How to Hold a Funeral with Social Distancing?

With social distancing being encouraged throughout the U.S. and in many other countries, many people who have a loved one who has recently passed, or is about to pass, are wondering how they can hold a funeral or memorial service?  How can they honor a loved one and still involve family and friends?

Funerals with Social Distancing

social distancing funerals

There are many options available so families can take into account social distancing and still honor a loved one. Below we highlight some of the more common ways people do this.

Having a Funeral

If you prefer to still hold a funeral or memorial service with family and friends present, the best way to do this is to incorporate social distancing throughout the funeral service, especially if elderly people are present. Be sure not to shake hands or give hugs before, during, or after the service. Have hand sanitizer readily available for people to use and designate one person to write names of the attendees down in the guestbook (and avoid sharing the pen). Also, space chairs out in a way where there’s as much room as possible between each person attending. Another thing to consider is to limit who you invite – the less people present, the better.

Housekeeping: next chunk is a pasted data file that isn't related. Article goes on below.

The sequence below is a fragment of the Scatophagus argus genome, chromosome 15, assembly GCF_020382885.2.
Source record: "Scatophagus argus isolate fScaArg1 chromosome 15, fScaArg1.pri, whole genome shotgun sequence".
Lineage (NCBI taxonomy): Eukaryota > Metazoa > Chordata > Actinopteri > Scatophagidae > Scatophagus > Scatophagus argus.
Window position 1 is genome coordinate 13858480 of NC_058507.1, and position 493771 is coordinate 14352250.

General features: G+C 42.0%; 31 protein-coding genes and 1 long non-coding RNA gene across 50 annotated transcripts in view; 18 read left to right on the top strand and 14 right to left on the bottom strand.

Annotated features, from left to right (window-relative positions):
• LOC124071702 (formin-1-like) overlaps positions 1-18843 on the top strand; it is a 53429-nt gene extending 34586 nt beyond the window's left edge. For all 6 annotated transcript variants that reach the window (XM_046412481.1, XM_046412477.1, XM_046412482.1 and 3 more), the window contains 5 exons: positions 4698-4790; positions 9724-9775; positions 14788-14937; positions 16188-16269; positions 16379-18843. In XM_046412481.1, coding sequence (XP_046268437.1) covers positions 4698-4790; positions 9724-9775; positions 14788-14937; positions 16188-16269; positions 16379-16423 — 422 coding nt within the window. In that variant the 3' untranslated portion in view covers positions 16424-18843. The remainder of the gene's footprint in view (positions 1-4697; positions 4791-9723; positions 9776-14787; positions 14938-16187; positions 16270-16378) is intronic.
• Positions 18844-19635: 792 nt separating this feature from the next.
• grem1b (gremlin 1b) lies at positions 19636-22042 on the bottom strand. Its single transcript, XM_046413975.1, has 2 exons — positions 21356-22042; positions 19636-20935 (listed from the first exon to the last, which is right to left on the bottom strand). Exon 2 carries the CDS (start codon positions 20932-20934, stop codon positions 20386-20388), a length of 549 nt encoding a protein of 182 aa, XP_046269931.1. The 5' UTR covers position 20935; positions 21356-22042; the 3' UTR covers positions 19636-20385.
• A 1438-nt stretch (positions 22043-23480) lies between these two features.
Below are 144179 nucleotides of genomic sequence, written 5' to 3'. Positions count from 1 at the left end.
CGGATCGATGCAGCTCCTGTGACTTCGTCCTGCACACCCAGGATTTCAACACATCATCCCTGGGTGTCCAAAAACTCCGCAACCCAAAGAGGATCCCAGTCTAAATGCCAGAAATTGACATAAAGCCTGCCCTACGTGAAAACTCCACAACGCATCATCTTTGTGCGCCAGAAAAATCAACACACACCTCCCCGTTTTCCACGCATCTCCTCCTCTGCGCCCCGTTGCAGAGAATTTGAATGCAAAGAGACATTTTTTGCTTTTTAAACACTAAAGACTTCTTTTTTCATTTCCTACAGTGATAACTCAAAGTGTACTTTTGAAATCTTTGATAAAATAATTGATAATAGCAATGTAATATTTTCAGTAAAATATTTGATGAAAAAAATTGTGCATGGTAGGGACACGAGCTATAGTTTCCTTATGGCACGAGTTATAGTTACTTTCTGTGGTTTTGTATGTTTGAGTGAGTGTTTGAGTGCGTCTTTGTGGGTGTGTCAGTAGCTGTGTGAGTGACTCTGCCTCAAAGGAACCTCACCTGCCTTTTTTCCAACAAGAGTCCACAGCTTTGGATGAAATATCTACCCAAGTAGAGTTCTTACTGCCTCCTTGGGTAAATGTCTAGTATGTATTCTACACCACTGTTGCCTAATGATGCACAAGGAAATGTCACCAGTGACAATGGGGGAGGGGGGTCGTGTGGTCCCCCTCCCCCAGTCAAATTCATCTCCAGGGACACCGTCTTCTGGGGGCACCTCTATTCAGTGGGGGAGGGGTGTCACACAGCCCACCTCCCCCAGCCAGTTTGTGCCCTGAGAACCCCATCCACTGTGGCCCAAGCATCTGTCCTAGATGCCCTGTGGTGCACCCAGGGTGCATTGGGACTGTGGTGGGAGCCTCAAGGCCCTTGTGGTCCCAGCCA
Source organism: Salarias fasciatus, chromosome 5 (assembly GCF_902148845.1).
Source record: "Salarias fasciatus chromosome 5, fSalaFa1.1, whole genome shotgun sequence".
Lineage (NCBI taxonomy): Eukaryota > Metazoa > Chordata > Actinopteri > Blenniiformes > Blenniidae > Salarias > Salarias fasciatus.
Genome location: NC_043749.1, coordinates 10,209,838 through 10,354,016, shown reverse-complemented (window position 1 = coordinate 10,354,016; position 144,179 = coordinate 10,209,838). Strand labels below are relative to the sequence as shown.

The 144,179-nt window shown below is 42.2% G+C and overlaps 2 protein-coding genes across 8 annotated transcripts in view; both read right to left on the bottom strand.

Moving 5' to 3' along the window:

Live Stream the Funeral

With video cameras readily available on cell phones and tablets, a funeral can be easily live streamed for all family and friends to see. You can stream to people through Facebook, on YouTube, or on other online services such as LiveStream.com. Alternatively, if you’re not tech-savvy, you can do a quick internet search to find a videographer in your area who could video the service for you and also present it live online. Another option is to ask your funeral director about live streaming options - many have relationships with videographers or other service providers in the area. If your family and friends aren’t too tech savvy and may find it to be a challenge to watch a live stream, you can always have the funeral recorded, then send them a link or a physical copy of the disk right after the funeral takes place.

A Viewing

If you want to have a viewing of the body after a loved one passes, you can still do this and incorporate social distancing. Simply have the number of people limited to one or only a select few who can visit at a time. That way, you can minimize the amount of close contact family and friends have with each other during the viewing.

Perform a Favorite Activity

An alternative to having a funeral is to plan to have all family and friends participate in a favorite activity of the loved one who passed either on their own or with only a few people present. This can include having everybody bake his or her favorite meal, take a hike, go on a bike ride, watch a favorite show or movie, among many other options. Alternatively, family members and friends can each choose a special activity they liked to do with the loved one who passed and then spend some time doing that activity. Share photos or videos among family and friends of everybody doing a special activity – this can make for a wonderful way to honor and reflect on a loved one.

Share Photos or Videos